The shapes above are the ones that students can use.
…I will encourage students to color in. Notice the use of Sharpies. I think that the black Sharpies really make these designs pop. I will be buying lots of Sharpies.
I also hope to have some time to have students try to draw some circle on their own, divide them up just as best they can, then play around with using their freehand circles to make a different kind of drawing.
Here are some links to what people who’ve gotten me thinking about this way of working:
John Golden: Stars made While I should have been sleeping, and once again
and, finally, an interactive star by Dan Anderson (hover your cursor over the image, and move it around! )
My thanks to my son, his girlfriend and my daughter who helped me trouble-shoot this project by letting me do a math project with them on Thanksgiving Day.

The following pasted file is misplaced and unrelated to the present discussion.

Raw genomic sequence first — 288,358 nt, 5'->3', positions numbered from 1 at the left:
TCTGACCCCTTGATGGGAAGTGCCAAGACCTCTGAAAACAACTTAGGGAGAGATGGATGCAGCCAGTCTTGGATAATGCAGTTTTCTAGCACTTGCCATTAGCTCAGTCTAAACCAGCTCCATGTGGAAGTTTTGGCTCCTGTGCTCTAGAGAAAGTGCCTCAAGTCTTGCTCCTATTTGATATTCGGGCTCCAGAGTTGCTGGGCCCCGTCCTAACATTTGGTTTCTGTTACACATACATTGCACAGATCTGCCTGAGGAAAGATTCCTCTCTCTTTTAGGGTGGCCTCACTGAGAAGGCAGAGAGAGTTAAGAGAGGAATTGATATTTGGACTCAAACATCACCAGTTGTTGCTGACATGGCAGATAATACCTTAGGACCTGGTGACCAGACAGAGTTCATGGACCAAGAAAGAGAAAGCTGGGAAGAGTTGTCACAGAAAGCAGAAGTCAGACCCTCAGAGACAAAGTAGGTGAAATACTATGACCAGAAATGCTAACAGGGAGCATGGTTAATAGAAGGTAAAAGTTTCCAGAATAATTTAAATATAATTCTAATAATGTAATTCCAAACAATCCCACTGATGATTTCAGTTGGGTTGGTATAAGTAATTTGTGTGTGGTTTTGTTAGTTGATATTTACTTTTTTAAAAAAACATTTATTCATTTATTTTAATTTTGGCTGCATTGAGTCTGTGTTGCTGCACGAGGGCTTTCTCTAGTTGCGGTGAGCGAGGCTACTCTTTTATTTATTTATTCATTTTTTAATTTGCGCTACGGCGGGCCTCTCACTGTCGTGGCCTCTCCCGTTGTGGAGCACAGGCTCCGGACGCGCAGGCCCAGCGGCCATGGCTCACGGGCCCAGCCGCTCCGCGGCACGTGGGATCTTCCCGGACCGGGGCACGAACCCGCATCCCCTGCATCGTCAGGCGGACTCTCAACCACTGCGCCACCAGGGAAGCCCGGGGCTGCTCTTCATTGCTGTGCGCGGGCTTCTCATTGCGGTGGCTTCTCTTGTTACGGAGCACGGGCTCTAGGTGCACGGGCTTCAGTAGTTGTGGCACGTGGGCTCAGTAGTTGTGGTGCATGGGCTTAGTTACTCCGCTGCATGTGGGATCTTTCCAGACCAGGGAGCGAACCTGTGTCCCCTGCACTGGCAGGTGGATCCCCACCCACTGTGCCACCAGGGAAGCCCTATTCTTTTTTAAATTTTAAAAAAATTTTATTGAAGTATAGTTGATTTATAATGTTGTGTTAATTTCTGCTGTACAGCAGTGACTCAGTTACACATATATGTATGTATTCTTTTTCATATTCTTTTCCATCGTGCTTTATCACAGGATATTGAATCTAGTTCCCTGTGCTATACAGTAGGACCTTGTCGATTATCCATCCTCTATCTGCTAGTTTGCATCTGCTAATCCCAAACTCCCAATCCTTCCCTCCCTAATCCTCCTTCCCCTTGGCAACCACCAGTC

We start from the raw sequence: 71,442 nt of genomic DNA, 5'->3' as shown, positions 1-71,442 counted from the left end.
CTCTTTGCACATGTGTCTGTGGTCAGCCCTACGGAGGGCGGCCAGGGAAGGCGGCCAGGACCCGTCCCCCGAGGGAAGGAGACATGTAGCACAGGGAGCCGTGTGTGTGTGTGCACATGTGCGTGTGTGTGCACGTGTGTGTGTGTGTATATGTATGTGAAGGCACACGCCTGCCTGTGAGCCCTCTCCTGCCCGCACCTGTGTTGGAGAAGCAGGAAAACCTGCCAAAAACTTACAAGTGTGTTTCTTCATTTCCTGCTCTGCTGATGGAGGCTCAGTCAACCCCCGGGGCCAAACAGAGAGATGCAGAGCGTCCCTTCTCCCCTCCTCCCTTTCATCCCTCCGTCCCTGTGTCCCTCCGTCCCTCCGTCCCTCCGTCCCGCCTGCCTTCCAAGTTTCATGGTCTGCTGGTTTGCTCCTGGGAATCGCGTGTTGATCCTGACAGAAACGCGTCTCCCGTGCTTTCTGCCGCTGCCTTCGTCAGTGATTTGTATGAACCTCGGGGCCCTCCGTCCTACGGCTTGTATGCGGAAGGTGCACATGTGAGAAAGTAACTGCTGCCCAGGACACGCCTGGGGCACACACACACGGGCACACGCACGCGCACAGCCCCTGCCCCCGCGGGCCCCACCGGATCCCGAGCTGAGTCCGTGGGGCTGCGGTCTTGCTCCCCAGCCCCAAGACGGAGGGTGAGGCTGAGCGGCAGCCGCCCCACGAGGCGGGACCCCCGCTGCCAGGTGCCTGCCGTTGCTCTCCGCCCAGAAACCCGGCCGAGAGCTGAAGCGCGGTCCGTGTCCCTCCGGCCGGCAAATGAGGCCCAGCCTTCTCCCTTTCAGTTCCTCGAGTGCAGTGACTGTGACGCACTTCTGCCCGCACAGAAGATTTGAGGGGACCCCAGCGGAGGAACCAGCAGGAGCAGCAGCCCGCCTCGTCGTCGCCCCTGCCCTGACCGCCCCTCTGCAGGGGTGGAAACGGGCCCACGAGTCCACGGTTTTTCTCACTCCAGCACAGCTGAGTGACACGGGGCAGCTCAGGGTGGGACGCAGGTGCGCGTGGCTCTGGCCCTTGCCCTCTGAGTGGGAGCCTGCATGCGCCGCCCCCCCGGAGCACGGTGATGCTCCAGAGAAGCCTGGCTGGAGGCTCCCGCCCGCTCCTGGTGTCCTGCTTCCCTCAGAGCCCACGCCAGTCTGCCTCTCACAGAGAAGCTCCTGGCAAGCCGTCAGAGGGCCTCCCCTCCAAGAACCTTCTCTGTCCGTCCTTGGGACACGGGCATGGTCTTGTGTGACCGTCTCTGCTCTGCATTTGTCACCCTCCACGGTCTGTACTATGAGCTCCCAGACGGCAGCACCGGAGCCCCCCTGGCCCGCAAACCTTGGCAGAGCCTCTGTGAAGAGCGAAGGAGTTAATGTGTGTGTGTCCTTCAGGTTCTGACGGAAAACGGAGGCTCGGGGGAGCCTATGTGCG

November 28, 2016
I’ve been reading a book by Malke Rosenfeld about teaching children math concepts by engaging whole body movements.
I devoured every word of this Math on the Move, took copious notes, and am reading it again, even though I don’t anticipate that I will ever exactly do this thing that Malke writes about.
What I happily discovered here is what I see as a landmark book that gives a voice to the thoughtfulness and rigor within the practice of the teaching artist.
It’s funny, looking over my notes: on the right sides of my notebook I write down reference to passages that I want to remember. On the left sides I’ve sketched out flows of ideas that pop into my mind as I read what she’s written.
One thing I realize as a go through this book is that the teaching-artist in me is lonely. The dynamic, curriculum-referenced collaborations, I do with students is exciting, joyful and creative work, but I suffer from a dearth of a community of colleagues.